Tech 100: ‘We need to speak in colleagues’ language, not teach them to speak in ours’
Claudette Jones, CIO, University of the West of Scotland - Image credit: City of Edinburgh Council
At a recent digital conference one of the speakers said: “It’s the CIO’s job to make sure the board understand technology.” I could not disagree more.
I believe it’s the CIO’s job to understand the business and ensure that other board members don’t need to understand the technology, and this is even more important in how we engage with our customers.
When surveying customers about what they wanted from their IT department, we were told, “Just make it simple”, and yet we often do not.
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We send out complicated, jargon-laden communications telling them what they can’t do rather than what they can in terms that they understand.
I’m always disappointed to hear colleagues talk about their issues in IT terms as it means we have explained something to them in that way.
For example: “I can’t share information with that person as they are on a different network to me”.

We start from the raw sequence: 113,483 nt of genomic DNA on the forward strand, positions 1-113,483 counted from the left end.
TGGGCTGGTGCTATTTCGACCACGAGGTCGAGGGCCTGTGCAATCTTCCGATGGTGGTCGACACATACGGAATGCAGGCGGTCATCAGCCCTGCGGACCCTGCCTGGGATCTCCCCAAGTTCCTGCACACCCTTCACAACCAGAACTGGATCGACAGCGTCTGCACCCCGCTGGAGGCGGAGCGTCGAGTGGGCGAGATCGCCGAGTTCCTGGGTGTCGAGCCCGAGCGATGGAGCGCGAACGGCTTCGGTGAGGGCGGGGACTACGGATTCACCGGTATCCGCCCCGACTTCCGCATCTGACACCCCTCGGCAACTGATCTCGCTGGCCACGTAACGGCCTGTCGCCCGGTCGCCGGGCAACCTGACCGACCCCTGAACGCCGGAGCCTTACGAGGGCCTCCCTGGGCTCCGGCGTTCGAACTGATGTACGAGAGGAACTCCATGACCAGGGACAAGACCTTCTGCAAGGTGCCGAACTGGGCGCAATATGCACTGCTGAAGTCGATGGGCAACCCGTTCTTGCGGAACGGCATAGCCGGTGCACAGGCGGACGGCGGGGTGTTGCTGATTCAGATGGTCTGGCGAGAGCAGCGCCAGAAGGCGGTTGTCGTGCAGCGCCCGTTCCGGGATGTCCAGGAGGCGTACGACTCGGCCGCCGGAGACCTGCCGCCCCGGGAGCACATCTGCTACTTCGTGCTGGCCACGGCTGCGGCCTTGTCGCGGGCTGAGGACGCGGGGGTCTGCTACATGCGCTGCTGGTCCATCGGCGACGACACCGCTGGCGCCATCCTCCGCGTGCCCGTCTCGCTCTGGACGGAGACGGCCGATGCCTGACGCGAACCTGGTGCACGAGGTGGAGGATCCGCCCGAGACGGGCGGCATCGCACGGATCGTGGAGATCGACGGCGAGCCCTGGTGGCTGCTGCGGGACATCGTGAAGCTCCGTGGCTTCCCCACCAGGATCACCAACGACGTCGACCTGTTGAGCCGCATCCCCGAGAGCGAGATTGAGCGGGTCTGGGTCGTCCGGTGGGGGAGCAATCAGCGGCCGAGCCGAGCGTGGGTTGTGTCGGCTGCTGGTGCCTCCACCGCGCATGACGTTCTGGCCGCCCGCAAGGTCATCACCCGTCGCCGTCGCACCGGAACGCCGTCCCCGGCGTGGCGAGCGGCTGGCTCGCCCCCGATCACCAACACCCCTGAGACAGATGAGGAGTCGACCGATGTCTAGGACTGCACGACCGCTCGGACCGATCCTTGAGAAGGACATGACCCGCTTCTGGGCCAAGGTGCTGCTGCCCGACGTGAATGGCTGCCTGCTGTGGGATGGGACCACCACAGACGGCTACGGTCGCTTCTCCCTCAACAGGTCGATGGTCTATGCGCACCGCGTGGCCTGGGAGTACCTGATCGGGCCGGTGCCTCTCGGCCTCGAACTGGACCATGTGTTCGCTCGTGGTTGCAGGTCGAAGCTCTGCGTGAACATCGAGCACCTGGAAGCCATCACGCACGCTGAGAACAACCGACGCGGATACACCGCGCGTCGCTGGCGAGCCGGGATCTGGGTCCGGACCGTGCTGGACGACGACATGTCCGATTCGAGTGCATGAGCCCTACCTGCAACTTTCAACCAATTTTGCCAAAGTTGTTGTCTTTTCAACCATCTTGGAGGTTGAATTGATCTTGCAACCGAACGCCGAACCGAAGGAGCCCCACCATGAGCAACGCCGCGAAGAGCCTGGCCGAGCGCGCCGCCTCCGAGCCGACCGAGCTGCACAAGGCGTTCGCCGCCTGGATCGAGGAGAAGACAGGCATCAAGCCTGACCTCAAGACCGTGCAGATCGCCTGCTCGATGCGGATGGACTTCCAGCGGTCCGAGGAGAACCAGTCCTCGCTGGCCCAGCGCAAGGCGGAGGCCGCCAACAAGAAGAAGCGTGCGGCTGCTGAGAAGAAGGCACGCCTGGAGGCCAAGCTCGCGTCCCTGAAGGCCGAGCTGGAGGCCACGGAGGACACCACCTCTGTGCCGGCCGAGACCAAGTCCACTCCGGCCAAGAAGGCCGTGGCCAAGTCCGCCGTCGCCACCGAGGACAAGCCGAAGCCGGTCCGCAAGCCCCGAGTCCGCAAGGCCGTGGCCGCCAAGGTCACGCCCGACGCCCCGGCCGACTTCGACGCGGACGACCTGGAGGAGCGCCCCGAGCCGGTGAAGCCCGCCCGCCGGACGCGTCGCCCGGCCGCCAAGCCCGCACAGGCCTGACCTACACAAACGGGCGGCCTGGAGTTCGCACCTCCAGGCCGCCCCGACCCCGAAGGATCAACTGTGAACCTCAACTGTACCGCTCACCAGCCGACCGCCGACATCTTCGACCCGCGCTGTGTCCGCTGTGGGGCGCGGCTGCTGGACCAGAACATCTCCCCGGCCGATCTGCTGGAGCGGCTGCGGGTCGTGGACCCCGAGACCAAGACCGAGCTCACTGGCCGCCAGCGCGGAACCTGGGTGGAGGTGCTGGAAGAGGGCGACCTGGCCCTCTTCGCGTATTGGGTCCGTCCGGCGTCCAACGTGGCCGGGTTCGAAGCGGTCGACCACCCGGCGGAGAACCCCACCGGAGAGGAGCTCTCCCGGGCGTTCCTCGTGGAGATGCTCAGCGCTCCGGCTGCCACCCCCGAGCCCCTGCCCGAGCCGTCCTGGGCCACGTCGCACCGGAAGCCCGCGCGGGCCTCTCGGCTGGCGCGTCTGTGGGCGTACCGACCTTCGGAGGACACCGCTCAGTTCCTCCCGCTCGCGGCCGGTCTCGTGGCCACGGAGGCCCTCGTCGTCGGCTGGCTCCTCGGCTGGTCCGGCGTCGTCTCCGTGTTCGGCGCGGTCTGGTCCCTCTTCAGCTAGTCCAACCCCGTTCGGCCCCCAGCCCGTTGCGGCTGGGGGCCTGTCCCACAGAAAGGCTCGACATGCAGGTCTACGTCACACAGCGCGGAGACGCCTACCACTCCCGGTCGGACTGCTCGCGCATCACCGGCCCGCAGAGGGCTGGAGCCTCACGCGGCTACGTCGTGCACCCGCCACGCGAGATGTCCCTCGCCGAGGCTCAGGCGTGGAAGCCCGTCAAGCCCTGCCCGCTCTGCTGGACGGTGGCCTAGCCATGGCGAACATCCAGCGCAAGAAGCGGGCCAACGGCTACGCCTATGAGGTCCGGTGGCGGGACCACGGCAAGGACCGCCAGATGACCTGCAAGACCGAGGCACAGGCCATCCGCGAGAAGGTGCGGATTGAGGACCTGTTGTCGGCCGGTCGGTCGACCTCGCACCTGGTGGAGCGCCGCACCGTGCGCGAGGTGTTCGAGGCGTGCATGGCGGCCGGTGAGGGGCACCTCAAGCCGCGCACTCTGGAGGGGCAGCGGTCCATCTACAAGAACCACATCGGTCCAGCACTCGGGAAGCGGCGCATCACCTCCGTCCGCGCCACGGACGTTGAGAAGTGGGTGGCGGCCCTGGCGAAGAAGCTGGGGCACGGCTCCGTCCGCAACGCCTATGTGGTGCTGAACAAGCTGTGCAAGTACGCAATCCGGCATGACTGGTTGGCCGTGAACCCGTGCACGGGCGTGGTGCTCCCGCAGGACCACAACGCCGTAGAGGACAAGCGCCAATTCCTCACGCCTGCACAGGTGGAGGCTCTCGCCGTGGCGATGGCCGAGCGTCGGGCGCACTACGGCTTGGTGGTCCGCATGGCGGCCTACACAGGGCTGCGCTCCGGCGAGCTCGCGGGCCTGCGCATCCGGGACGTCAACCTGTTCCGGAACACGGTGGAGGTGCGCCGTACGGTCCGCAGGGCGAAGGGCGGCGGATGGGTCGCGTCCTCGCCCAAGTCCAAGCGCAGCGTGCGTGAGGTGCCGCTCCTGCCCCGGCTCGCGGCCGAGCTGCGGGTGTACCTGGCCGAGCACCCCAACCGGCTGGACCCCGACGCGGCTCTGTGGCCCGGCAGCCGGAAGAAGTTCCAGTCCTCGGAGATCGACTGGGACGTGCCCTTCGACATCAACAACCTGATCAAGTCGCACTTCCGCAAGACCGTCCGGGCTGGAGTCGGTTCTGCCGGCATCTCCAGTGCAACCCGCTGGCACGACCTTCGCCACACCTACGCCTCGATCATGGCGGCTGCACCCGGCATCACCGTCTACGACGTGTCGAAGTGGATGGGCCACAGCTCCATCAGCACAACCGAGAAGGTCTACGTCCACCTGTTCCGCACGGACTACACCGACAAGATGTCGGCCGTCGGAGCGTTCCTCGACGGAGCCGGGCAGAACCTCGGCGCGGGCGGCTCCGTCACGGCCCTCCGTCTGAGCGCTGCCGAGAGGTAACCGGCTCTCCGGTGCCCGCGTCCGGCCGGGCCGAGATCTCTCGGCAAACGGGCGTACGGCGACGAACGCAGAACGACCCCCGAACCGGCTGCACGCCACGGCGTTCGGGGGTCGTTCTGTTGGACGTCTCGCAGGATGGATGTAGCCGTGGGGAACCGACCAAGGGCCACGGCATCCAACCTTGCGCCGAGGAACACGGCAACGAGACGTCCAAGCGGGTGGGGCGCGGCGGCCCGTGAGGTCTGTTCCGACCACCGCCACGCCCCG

And why do we tell colleagues we’ve rolled out VOIP phones and not that we’ve given them phones where they can access their calls from any location in order to make it easier for our customers to engage with us.
We need to speak in their language, not teach them to speak in ours.
At the board level CIO’s are more valuable if we focus on using our talents in understanding how the business works, helping with systematic thinking, data-driven decisions and using our proven project management and other professional methodologies to apply to business problems.
Then and only if there is a technical solution to the problem do we get into that space.
That way we stay relevant and recognised as business leaders to our senior colleagues – the kind of leader that is needed to compete in the digital arena and not just a techie.
Claudette Jones is the new CIO of University of the West of Scotland